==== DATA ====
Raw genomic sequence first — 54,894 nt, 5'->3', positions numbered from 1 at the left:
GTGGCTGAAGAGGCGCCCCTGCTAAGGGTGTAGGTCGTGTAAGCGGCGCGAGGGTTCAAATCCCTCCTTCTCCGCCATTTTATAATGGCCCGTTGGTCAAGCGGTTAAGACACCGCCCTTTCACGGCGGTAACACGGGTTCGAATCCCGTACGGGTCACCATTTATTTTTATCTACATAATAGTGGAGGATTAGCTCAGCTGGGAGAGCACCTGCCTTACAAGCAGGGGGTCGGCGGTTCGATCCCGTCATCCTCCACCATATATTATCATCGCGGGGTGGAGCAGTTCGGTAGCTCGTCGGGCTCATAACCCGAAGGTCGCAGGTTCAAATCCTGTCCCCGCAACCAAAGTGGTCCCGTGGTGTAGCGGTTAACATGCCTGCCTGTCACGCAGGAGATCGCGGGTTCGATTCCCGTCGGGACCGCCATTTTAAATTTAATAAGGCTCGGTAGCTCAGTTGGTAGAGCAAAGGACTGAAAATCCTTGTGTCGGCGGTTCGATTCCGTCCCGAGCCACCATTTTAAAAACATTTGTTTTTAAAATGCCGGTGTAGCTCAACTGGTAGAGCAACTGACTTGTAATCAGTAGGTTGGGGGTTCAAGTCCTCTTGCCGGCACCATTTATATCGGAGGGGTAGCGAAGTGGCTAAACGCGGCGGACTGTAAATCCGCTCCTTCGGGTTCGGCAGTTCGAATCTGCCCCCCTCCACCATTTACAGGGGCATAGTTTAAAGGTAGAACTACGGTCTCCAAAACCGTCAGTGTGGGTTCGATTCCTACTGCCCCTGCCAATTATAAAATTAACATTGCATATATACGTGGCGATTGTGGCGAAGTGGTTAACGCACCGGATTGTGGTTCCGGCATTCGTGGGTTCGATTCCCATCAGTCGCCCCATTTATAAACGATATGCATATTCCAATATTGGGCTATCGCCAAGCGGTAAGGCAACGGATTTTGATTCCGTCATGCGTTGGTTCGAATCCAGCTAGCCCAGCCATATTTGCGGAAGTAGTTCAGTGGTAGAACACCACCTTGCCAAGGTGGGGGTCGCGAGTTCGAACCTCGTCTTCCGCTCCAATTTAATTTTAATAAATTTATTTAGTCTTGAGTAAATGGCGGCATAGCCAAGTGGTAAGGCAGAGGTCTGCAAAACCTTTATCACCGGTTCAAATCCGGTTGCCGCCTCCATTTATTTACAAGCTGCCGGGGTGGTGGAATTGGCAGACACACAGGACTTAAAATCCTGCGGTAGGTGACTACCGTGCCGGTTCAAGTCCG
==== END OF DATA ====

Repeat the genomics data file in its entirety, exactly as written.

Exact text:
Raw genomic sequence first — 54,894 nt, 5'->3', positions numbered from 1 at the left:
GTGGCTGAAGAGGCGCCCCTGCTAAGGGTGTAGGTCGTGTAAGCGGCGCGAGGGTTCAAATCCCTCCTTCTCCGCCATTTTATAATGGCCCGTTGGTCAAGCGGTTAAGACACCGCCCTTTCACGGCGGTAACACGGGTTCGAATCCCGTACGGGTCACCATTTATTTTTATCTACATAATAGTGGAGGATTAGCTCAGCTGGGAGAGCACCTGCCTTACAAGCAGGGGGTCGGCGGTTCGATCCCGTCATCCTCCACCATATATTATCATCGCGGGGTGGAGCAGTTCGGTAGCTCGTCGGGCTCATAACCCGAAGGTCGCAGGTTCAAATCCTGTCCCCGCAACCAAAGTGGTCCCGTGGTGTAGCGGTTAACATGCCTGCCTGTCACGCAGGAGATCGCGGGTTCGATTCCCGTCGGGACCGCCATTTTAAATTTAATAAGGCTCGGTAGCTCAGTTGGTAGAGCAAAGGACTGAAAATCCTTGTGTCGGCGGTTCGATTCCGTCCCGAGCCACCATTTTAAAAACATTTGTTTTTAAAATGCCGGTGTAGCTCAACTGGTAGAGCAACTGACTTGTAATCAGTAGGTTGGGGGTTCAAGTCCTCTTGCCGGCACCATTTATATCGGAGGGGTAGCGAAGTGGCTAAACGCGGCGGACTGTAAATCCGCTCCTTCGGGTTCGGCAGTTCGAATCTGCCCCCCTCCACCATTTACAGGGGCATAGTTTAAAGGTAGAACTACGGTCTCCAAAACCGTCAGTGTGGGTTCGATTCCTACTGCCCCTGCCAATTATAAAATTAACATTGCATATATACGTGGCGATTGTGGCGAAGTGGTTAACGCACCGGATTGTGGTTCCGGCATTCGTGGGTTCGATTCCCATCAGTCGCCCCATTTATAAACGATATGCATATTCCAATATTGGGCTATCGCCAAGCGGTAAGGCAACGGATTTTGATTCCGTCATGCGTTGGTTCGAATCCAGCTAGCCCAGCCATATTTGCGGAAGTAGTTCAGTGGTAGAACACCACCTTGCCAAGGTGGGGGTCGCGAGTTCGAACCTCGTCTTCCGCTCCAATTTAATTTTAATAAATTTATTTAGTCTTGAGTAAATGGCGGCATAGCCAAGTGGTAAGGCAGAGGTCTGCAAAACCTTTATCACCGGTTCAAATCCGGTTGCCGCCTCCATTTATTTACAAGCTGCCGGGGTGGTGGAATTGGCAGACACACAGGACTTAAAATCCTGCGGTAGGTGACTACCGTGCCGGTTCAAGTCCG